In 1936, 22-year-old Ann Cooper Hewitt sued her mother in court for having her sterilized. Doctors had removed Ann's Fallopian tubes during an appendectomy, rendering her unable to bear children. The disputed part of the case was the reason why. Maryon Cooper Hewitt insisted she took the step because her daughter was feebleminded and promiscuous, both valid reasons for sterilization at the time. But there was also Ann's fortune inherited from her father, which would revert to her mother if she were to die without offspring. Witnesses declared that Ann was not at all feebleminded or mentally ill. But her lifestyle was not up to the public's rigorous standards of motherhood, and testimony revealed that her mother's lifestyle wasn't, either.
As the spotlight moved from Ann’s “adrift” ways to her mother’s, it became clear to the public that both women were on trial for the same offense: being unqualified for motherhood. Wendy Kline, who wrote a chapter on the case in her book, Building a Better Race: Gender, Sexuality, and Eugenics from the Turn of the Century to the Baby Boom, explains that the public found nothing extraordinary about this focus, as 1930s society fixated on the ills of female sexuality and the importance of protecting maternal virtues during a time of social crisis. For Depression-era America, Kline writes, “the real problem was not financial but feminine.”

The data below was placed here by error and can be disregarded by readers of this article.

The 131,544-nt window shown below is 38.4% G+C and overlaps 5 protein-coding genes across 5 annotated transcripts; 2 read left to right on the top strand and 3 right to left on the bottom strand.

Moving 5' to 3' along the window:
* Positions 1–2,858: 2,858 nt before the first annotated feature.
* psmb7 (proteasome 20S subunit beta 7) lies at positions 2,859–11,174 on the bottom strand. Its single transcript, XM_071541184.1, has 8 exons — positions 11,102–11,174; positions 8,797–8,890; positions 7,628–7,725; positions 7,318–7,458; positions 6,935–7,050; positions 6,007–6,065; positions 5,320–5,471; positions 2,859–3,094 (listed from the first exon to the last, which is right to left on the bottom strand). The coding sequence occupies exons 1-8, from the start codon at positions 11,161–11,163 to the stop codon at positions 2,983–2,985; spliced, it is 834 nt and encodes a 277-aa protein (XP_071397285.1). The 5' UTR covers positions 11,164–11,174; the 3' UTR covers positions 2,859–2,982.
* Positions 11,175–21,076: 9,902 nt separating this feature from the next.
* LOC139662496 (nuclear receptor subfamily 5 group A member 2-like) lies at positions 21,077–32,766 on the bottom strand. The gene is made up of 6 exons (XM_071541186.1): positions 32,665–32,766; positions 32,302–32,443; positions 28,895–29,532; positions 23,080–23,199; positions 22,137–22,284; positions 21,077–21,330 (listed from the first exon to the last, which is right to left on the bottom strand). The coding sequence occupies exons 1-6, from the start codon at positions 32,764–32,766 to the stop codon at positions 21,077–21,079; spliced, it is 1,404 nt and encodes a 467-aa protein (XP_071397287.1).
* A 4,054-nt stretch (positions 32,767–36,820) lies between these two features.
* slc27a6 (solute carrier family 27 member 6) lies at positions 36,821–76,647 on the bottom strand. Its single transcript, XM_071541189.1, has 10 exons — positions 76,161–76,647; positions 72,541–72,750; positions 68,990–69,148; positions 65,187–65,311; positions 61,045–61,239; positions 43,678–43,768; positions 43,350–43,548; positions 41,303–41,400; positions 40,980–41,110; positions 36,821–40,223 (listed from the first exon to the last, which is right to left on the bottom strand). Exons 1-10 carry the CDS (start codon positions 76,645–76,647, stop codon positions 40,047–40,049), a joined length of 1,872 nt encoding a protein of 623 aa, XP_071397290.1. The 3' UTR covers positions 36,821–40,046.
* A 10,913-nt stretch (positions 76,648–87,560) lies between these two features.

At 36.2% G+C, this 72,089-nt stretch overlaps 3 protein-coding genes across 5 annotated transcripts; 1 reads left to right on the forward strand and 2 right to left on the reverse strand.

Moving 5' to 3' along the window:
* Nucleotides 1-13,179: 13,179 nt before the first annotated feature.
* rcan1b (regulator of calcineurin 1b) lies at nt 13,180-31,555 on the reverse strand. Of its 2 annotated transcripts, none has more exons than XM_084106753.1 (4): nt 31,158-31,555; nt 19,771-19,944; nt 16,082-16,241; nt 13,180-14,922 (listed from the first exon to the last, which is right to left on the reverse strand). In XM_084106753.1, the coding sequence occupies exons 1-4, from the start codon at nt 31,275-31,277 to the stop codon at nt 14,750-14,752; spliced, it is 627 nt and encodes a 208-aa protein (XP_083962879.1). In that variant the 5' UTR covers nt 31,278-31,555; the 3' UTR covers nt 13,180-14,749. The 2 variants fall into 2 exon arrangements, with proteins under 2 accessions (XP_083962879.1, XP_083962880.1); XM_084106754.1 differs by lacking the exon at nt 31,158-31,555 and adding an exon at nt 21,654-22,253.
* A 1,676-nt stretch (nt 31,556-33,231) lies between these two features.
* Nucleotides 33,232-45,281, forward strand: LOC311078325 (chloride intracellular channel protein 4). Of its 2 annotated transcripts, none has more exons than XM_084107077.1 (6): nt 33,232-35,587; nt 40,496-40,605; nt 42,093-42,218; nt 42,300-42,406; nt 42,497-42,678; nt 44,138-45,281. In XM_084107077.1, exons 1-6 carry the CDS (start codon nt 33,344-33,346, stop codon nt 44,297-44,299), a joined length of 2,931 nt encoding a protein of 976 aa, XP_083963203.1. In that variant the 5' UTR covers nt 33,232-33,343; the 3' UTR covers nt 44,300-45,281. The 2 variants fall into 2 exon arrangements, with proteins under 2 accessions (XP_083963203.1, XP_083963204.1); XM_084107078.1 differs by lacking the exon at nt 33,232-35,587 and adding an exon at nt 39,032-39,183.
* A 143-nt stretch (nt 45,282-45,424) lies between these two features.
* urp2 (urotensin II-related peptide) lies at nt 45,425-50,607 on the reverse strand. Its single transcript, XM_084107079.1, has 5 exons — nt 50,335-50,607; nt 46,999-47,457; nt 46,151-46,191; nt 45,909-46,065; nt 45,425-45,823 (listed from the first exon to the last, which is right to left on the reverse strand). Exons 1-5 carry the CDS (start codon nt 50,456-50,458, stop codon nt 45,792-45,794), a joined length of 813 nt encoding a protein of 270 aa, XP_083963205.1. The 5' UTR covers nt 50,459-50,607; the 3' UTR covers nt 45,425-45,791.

There was something else about this case that raised eyebrows: the unconventional use of sterilization. Ann appeared to have been sterilized because of environmental rather than genetic defects; she was the product of bad parenting, rather than bad genes. Furthermore, the involuntary procedure occurred in a private practice, rather than in an institutional setting. Ann was also wealthy, whereas the usual targets of sterilization (epileptic, intellectually disabled, and unemployed persons) were poor. If the court ruled in favor of Ann’s mother, these details could reinvigorate and redefine a flailing movement that embraced the practice of sterilization: eugenics.
The sensational case brought the ethics of sterilization into the public consciousness. If a family of wealthy socialites could be deemed unfit for parenthood, could anyone be safe from the eugenics movement? An article detailing the complicated case of Ann Cooper Hewitt also addresses the rise and fall of eugenics, at Narratively. The story is also available in audio form. -via Digg